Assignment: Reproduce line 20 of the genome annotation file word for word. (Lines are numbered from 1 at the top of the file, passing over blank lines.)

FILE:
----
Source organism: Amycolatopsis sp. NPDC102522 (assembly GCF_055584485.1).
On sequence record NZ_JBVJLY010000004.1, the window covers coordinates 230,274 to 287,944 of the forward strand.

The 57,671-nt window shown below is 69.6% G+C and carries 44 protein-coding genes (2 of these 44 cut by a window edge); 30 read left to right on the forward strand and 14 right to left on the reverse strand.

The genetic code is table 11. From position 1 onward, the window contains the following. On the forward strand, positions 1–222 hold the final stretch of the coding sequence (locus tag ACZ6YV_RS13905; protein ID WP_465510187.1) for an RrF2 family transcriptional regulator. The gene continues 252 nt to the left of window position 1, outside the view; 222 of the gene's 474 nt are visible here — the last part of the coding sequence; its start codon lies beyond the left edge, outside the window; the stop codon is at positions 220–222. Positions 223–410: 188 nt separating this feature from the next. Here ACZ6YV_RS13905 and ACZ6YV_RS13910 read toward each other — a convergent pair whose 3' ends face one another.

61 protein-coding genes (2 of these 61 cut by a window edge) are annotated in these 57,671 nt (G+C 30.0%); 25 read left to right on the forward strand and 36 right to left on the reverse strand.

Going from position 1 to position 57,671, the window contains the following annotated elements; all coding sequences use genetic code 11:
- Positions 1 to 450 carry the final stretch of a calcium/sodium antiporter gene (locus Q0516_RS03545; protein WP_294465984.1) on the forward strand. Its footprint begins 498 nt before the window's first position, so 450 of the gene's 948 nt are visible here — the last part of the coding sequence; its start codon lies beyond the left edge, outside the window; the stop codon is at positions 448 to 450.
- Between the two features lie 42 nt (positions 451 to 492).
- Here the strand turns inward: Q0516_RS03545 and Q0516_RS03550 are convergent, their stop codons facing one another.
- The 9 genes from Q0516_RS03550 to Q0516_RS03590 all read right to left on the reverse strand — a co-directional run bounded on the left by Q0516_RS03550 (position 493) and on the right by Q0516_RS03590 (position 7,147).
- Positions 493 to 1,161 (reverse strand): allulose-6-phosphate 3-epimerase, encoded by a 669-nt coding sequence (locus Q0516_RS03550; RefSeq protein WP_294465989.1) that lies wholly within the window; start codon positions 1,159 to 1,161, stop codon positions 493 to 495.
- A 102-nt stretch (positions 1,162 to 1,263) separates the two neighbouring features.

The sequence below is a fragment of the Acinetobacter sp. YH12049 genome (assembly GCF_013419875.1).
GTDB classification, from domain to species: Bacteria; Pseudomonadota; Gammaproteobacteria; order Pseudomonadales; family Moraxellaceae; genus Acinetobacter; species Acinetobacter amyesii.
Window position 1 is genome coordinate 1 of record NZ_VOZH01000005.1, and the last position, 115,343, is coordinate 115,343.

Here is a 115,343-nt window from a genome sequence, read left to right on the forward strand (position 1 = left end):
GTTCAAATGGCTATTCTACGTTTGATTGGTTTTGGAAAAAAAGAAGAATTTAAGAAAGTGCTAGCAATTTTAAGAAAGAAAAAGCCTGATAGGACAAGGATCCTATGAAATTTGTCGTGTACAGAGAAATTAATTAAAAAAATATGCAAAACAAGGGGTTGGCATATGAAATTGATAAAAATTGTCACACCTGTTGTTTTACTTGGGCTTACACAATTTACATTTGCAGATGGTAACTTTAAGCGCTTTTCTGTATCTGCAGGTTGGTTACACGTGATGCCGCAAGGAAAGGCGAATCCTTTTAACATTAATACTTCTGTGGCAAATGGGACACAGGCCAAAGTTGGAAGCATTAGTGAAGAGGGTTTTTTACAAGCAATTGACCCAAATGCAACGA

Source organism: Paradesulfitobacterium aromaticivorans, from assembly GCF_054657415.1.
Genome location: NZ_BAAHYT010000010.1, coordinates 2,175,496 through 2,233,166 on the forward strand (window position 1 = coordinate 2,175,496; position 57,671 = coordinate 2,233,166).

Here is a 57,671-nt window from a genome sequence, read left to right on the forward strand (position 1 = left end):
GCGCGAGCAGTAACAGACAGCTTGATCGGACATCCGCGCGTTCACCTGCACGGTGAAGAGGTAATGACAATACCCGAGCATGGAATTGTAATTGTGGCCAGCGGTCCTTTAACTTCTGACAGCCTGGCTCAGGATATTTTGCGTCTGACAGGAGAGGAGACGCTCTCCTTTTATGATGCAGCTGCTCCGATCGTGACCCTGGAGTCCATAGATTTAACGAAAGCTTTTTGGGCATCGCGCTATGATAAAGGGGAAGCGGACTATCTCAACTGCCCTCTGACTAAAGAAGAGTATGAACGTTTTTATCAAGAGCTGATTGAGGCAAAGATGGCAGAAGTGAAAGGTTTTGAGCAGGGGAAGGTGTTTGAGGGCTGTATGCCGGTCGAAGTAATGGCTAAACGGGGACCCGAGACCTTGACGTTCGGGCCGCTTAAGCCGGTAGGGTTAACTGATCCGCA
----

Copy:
Here is a 57,671-nt window from a genome sequence, read left to right on the forward strand (position 1 = left end):